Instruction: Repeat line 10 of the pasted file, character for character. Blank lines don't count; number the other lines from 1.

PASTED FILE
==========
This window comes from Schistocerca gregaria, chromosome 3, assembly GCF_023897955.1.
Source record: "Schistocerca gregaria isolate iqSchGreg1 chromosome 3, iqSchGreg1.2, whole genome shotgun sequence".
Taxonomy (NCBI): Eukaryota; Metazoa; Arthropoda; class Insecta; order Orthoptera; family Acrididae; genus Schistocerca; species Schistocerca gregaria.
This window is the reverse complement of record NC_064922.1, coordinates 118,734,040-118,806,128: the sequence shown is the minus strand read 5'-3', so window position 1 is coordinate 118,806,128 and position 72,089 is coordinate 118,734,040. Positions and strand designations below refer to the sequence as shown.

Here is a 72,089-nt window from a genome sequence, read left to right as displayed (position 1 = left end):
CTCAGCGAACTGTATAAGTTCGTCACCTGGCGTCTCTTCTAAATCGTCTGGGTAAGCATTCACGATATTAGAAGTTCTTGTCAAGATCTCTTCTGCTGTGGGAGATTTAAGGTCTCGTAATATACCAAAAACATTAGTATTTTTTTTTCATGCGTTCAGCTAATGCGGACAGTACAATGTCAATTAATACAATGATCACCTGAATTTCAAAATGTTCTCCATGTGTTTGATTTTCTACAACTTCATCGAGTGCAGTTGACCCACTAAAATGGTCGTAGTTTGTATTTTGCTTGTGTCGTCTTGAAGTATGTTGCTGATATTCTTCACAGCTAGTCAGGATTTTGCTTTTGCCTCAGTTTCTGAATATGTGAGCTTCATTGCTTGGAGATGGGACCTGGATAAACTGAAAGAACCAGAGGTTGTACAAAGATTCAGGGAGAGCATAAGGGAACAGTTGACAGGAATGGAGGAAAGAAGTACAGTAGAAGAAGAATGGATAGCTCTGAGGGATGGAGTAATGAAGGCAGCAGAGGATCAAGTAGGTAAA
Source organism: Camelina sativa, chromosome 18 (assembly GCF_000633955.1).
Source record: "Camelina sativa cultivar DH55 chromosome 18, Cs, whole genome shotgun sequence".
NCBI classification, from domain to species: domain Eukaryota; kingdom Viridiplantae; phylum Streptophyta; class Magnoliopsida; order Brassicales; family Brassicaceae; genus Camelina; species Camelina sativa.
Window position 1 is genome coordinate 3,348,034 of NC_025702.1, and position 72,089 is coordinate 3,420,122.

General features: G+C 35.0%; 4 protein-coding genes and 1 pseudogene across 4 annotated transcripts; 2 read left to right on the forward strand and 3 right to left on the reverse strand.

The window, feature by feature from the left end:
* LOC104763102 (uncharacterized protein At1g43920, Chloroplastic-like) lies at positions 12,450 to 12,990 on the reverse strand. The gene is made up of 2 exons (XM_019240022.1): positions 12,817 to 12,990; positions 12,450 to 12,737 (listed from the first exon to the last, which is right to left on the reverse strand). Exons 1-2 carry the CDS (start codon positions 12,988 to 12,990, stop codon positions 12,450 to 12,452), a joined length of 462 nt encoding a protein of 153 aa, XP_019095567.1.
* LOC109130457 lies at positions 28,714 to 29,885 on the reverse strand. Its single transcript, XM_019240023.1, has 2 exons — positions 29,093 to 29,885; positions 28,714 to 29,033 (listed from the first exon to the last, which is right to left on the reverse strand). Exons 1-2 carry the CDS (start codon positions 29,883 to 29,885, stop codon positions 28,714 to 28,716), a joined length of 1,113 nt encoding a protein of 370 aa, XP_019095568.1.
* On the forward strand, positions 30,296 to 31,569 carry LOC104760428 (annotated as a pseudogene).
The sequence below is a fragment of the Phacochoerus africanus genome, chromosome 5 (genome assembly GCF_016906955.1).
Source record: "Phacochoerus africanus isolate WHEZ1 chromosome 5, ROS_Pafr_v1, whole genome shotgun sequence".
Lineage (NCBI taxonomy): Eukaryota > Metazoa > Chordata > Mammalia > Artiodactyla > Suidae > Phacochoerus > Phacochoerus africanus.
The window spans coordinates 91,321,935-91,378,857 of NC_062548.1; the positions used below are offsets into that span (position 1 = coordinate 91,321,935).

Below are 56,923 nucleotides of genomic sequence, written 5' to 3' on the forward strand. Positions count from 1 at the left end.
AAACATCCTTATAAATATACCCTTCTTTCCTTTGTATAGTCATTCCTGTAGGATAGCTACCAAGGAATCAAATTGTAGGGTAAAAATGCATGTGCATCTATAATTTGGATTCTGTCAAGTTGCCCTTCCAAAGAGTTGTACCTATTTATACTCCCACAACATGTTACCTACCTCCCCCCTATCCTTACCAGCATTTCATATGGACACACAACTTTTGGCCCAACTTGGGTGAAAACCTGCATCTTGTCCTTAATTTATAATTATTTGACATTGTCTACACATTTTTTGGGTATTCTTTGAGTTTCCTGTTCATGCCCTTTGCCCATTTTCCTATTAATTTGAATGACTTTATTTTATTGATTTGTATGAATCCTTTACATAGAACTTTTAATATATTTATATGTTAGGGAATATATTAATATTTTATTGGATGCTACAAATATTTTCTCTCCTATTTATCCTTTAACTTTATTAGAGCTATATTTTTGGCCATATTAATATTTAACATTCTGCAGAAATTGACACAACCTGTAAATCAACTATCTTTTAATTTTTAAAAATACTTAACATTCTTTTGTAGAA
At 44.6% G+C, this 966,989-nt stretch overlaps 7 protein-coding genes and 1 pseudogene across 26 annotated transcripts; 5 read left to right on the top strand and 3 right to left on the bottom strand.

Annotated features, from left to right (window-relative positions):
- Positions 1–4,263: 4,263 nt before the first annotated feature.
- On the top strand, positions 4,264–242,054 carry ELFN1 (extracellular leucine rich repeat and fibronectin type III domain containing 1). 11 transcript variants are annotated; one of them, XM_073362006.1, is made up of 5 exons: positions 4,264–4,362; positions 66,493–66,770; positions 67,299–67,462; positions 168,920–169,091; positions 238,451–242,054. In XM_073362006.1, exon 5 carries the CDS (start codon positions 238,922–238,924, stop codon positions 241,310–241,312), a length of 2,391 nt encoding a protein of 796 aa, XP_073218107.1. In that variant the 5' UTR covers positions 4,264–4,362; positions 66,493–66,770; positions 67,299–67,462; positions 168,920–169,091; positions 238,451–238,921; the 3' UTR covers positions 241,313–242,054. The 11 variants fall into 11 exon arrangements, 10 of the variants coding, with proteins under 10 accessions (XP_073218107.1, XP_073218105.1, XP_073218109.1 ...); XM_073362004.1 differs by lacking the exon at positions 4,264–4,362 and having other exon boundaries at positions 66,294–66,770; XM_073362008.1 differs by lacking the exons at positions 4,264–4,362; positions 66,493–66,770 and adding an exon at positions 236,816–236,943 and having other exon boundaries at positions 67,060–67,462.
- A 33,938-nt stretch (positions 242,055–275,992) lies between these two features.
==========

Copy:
Window position 1 is genome coordinate 3,348,034 of NC_025702.1, and position 72,089 is coordinate 3,420,122.